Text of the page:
There's a concern that if the federal government doesn't get behind it, digital contact tracing might not be as effective. What do you make of that?

Those debates fall on an ideological spectrum of, do you believe in local control or not? I think adoption will probably happen quicker if an enterprising head of the local health agency is able to adopt something. And then if someone shows it's working, other people can adopt it that way, rather than having this one-size-fits-all solution that comes down from someone at the Centers for Disease Control and Prevention.

Now, the CDC, even the National Institute of Standards and Technology, should be able to say: Hey, here are some of the things that a system should have. These are some of the privacy protections that you should be able to use and provide that framework. But when it comes to the implementation, I think cities and counties, all those entrepreneurial labs, should figure out how to best use it. And guess what? When somebody gets it right, it's gonna get adopted, and then we're gonna see something like that become a standard.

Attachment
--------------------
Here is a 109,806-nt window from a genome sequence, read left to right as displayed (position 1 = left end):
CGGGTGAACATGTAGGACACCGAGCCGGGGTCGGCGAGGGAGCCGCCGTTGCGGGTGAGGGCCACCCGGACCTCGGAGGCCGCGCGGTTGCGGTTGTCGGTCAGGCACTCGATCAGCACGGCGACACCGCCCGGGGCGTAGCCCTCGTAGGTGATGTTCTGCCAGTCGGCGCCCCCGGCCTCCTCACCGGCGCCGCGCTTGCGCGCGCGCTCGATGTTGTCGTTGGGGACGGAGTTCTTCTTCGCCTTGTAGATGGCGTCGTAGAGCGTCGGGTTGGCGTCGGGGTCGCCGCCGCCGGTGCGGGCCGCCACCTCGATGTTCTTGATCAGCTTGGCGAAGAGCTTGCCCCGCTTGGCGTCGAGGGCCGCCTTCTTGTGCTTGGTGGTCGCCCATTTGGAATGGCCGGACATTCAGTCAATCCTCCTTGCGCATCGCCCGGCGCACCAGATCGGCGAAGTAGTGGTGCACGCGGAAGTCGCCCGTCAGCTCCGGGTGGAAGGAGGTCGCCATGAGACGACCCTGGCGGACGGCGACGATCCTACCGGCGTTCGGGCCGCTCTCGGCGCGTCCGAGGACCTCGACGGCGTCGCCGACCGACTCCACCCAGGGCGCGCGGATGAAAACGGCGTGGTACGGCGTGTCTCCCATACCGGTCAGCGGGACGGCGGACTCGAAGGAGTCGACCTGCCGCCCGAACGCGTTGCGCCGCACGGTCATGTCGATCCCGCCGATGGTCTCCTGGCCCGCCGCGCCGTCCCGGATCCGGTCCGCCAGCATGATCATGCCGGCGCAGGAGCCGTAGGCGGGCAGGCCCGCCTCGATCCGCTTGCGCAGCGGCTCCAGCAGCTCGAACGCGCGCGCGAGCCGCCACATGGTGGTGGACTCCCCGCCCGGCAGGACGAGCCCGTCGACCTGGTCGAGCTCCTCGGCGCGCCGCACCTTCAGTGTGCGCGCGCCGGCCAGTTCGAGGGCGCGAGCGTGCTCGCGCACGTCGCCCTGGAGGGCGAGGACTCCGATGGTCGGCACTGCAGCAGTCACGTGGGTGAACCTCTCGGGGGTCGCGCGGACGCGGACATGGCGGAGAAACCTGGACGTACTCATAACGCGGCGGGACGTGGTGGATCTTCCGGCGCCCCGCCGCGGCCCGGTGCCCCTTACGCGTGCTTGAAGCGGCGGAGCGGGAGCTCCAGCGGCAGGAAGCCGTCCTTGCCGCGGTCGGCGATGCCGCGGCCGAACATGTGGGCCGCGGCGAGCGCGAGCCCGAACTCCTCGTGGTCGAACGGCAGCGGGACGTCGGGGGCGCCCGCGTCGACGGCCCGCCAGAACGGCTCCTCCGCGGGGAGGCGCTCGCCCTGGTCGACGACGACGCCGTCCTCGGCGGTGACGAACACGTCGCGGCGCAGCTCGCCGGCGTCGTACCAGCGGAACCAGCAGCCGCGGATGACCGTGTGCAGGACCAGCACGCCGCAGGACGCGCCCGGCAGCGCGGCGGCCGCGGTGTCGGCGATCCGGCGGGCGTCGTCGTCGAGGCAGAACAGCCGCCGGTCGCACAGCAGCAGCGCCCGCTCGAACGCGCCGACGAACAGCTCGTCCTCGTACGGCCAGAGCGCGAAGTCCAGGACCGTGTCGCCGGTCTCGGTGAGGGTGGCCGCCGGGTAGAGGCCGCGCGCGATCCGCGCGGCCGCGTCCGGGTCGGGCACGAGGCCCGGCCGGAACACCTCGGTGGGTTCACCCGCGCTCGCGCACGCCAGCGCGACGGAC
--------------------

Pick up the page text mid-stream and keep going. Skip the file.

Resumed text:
You are one of the tech minds in the House. I know that a few of your Republican colleagues, who like you are going to be leaving at the end of this year, have sort of been the standard-bearers for tech. How confident are you in your colleagues' ability to carry these issues forward once you're no longer there?

I appreciate the vote of confidence. But I will say this: Some people think we need to have a centralized entity on technology. No. Everybody should be involved in technology.

Robin Kelly, who is a Democrat from Illinois, and I are working with the Bipartisan Policy Center on a national strategy for artificial intelligence, and we've done a number of convenings, and we're going to be coming out with papers really soon on the things we've learned. We want to make sure every entity is focused and that technology is not a destination. It is a tool. Every oversight and regulatory agency should be focused on that. And so if you do that, and you force everybody to do it, it doesn't have to be centralized in a handful of people that may have a computer science degree.

Power

How the creators of Spligate built gaming’s newest unicorn

1047 Games is now valued at $1.5 billion after three rounds of funding since May.

1047 Games' Splitgate amassed 13 million downloads when its beta launched in July.

Image: 1047 Games